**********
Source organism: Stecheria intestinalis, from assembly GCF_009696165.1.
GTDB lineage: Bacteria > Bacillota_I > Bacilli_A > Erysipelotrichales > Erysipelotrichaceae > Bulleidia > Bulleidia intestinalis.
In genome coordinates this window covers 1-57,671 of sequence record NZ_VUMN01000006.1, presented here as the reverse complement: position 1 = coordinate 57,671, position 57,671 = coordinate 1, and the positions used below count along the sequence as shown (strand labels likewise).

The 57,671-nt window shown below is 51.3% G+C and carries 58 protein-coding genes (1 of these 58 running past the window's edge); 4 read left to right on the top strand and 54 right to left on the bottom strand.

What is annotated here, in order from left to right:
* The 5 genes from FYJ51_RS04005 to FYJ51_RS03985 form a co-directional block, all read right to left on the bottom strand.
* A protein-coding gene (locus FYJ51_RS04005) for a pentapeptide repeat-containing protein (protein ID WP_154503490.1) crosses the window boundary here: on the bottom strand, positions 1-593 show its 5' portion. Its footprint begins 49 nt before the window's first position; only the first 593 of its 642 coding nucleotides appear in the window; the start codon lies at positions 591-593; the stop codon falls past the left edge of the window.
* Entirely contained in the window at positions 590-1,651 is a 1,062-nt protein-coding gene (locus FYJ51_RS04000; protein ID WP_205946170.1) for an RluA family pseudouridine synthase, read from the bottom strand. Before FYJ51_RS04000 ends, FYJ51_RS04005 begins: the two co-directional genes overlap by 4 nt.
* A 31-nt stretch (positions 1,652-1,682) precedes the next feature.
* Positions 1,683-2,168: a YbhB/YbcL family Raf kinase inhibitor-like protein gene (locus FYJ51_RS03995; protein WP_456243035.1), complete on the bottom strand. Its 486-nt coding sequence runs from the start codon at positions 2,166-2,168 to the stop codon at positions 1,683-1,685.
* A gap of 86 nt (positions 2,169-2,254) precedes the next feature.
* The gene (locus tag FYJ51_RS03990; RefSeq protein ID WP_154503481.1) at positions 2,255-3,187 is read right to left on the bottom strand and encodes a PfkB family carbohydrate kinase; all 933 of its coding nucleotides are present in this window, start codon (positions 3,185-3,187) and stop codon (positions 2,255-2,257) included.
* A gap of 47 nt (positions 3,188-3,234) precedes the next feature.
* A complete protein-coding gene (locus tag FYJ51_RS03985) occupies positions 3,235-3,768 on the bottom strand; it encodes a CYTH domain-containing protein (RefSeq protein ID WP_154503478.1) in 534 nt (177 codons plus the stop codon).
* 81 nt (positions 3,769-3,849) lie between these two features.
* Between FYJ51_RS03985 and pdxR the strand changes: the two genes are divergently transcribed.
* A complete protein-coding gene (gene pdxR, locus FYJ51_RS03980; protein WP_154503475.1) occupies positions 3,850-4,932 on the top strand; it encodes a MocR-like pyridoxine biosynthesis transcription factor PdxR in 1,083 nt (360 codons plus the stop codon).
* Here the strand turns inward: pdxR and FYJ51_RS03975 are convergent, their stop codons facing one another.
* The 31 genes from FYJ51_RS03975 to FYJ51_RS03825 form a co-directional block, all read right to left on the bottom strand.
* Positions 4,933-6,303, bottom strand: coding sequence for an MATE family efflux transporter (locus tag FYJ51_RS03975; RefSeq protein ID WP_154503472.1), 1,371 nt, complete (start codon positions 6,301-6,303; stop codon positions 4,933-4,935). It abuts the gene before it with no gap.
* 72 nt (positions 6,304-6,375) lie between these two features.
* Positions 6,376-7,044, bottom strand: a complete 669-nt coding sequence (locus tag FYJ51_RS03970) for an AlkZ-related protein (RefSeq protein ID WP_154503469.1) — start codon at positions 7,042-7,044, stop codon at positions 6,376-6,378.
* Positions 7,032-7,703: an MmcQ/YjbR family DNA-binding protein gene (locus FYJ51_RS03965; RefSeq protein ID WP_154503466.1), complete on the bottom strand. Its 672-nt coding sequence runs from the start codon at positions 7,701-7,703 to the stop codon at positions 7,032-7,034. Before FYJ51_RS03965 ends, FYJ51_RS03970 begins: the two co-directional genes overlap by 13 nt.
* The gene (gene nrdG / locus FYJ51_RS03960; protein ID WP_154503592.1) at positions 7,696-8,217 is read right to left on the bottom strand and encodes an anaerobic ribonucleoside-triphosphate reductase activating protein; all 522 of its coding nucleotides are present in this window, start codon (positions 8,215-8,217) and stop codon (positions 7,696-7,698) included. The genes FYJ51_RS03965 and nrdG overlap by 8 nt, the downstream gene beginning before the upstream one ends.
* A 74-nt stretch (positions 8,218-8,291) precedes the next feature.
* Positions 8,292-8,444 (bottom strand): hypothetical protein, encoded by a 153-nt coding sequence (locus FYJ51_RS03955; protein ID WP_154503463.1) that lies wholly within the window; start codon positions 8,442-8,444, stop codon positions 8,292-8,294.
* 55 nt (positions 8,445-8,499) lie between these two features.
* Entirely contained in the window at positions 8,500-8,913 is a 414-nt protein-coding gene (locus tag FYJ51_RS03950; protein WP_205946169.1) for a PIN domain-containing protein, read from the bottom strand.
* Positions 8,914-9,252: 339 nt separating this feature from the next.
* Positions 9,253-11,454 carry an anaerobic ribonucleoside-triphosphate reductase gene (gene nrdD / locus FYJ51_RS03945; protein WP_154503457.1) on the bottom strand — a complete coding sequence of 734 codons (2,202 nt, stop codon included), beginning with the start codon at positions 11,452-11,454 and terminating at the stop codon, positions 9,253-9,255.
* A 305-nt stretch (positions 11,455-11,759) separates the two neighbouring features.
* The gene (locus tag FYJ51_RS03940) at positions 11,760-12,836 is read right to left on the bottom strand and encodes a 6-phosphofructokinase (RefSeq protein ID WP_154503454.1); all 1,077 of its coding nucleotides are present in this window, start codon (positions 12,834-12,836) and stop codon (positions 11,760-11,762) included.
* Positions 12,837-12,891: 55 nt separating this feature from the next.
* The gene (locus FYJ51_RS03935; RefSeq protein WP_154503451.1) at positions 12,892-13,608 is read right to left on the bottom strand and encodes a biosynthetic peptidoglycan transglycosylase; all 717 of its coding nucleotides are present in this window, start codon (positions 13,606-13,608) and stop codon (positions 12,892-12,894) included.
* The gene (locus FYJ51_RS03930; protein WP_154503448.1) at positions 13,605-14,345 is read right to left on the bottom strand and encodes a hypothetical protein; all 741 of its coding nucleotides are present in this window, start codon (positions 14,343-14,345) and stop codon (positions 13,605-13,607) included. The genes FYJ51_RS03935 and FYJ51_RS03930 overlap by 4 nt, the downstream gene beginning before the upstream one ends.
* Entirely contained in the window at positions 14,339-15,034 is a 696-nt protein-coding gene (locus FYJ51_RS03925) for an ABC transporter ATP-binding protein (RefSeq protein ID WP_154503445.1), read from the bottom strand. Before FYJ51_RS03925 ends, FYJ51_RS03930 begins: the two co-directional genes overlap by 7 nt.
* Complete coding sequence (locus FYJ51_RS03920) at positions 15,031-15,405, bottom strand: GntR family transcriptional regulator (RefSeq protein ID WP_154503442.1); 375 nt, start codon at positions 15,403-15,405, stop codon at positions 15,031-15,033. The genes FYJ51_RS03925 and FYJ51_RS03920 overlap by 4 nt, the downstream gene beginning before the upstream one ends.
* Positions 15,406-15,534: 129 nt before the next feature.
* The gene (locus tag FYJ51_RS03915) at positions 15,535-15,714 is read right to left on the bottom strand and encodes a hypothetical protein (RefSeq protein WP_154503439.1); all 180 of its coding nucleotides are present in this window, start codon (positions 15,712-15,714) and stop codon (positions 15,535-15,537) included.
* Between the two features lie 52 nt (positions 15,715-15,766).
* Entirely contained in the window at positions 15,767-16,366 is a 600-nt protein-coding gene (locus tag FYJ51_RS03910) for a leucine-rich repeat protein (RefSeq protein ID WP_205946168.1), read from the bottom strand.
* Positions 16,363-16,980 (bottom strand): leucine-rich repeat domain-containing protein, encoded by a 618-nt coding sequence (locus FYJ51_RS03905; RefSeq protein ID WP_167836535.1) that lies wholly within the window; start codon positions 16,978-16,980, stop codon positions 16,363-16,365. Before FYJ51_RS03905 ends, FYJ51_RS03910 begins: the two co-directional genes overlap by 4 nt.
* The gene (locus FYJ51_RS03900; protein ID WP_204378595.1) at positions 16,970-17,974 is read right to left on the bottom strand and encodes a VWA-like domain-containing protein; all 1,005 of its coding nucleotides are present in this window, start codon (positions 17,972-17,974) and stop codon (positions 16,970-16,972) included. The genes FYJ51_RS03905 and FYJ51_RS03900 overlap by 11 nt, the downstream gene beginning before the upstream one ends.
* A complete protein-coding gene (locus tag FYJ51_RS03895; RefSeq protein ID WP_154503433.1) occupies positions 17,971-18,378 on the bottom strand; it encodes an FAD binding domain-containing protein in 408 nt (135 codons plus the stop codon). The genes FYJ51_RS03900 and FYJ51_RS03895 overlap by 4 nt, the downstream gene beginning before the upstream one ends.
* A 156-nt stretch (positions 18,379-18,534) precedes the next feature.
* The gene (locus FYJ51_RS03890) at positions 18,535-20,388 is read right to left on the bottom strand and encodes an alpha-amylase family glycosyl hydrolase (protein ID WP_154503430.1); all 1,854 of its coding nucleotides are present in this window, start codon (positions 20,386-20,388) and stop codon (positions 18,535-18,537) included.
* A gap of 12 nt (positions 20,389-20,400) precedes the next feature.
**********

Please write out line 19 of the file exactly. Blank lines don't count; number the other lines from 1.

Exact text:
* The 31 genes from FYJ51_RS03975 to FYJ51_RS03825 form a co-directional block, all read right to left on the bottom strand.